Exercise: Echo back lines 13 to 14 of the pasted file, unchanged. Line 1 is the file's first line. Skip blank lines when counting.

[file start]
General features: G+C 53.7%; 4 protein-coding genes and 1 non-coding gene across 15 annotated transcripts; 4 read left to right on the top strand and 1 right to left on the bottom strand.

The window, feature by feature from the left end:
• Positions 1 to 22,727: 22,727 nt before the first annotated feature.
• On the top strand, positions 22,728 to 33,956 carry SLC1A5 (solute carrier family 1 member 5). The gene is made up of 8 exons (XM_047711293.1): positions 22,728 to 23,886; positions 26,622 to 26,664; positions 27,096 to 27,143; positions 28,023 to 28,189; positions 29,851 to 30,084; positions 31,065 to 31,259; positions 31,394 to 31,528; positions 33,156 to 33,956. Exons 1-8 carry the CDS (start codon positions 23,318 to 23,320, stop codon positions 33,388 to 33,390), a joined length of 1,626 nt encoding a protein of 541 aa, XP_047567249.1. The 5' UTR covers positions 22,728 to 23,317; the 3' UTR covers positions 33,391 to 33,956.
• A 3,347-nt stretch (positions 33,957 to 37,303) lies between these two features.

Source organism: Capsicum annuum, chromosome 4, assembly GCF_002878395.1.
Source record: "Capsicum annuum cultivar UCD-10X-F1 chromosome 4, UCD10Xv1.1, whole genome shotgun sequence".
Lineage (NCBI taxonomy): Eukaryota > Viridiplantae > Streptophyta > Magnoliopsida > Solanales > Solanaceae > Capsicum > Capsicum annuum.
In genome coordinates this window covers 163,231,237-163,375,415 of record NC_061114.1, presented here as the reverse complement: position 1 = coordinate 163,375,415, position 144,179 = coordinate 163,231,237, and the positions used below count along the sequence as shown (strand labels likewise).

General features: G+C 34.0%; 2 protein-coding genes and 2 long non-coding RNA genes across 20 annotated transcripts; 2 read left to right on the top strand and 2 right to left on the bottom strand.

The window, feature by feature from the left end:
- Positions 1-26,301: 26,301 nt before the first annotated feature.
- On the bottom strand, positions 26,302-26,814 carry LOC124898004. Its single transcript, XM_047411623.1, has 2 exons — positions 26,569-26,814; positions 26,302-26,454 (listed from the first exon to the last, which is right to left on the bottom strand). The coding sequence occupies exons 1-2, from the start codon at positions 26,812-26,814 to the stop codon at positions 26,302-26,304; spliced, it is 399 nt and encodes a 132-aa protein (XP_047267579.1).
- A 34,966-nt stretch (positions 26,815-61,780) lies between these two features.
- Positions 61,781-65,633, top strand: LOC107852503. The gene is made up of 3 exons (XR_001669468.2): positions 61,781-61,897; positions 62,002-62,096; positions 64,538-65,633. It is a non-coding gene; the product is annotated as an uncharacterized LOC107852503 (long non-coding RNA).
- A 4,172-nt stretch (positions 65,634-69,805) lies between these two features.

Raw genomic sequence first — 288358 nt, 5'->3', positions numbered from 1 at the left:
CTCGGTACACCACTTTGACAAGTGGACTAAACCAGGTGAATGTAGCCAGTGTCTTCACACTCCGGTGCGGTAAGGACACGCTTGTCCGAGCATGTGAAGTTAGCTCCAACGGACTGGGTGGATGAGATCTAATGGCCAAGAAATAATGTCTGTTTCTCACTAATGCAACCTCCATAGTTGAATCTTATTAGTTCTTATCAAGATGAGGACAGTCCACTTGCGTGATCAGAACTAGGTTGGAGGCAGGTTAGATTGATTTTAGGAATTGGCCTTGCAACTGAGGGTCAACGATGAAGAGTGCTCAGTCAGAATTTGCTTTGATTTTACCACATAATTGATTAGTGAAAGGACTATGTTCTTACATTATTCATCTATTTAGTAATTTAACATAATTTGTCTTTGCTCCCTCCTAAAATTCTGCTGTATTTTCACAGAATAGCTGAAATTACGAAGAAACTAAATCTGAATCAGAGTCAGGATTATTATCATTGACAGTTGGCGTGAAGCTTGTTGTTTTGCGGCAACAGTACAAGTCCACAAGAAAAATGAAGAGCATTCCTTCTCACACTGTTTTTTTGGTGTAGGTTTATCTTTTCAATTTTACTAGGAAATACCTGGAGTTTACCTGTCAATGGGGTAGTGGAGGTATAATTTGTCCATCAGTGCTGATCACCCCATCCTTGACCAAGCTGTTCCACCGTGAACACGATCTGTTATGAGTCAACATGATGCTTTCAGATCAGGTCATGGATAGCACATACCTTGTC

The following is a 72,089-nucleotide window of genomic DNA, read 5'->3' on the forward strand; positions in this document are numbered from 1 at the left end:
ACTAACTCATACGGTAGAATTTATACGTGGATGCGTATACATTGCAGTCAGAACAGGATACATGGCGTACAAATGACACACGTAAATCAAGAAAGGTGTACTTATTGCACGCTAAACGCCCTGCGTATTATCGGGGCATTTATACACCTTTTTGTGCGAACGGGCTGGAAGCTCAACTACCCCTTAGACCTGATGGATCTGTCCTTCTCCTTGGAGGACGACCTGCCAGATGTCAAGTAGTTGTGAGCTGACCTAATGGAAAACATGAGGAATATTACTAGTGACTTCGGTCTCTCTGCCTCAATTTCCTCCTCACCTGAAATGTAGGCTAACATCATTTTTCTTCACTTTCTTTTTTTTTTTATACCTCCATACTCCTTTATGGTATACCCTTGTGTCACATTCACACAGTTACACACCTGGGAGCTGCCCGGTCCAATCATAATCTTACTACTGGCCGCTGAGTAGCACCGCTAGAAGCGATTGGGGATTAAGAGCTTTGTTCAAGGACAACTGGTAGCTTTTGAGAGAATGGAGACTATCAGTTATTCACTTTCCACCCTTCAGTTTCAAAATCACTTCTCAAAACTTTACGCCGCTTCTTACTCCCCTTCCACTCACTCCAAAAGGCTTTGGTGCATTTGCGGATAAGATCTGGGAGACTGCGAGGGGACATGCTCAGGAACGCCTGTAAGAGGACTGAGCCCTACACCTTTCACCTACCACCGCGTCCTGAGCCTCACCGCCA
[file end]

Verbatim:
- On the bottom strand, positions 26,302-26,814 carry LOC124898004. Its single transcript, XM_047411623.1, has 2 exons — positions 26,569-26,814; positions 26,302-26,454 (listed from the first exon to the last, which is right to left on the bottom strand). The coding sequence occupies exons 1-2, from the start codon at positions 26,812-26,814 to the stop codon at positions 26,302-26,304; spliced, it is 399 nt and encodes a 132-aa protein (XP_047267579.1).
- A 34,966-nt stretch (positions 26,815-61,780) lies between these two features.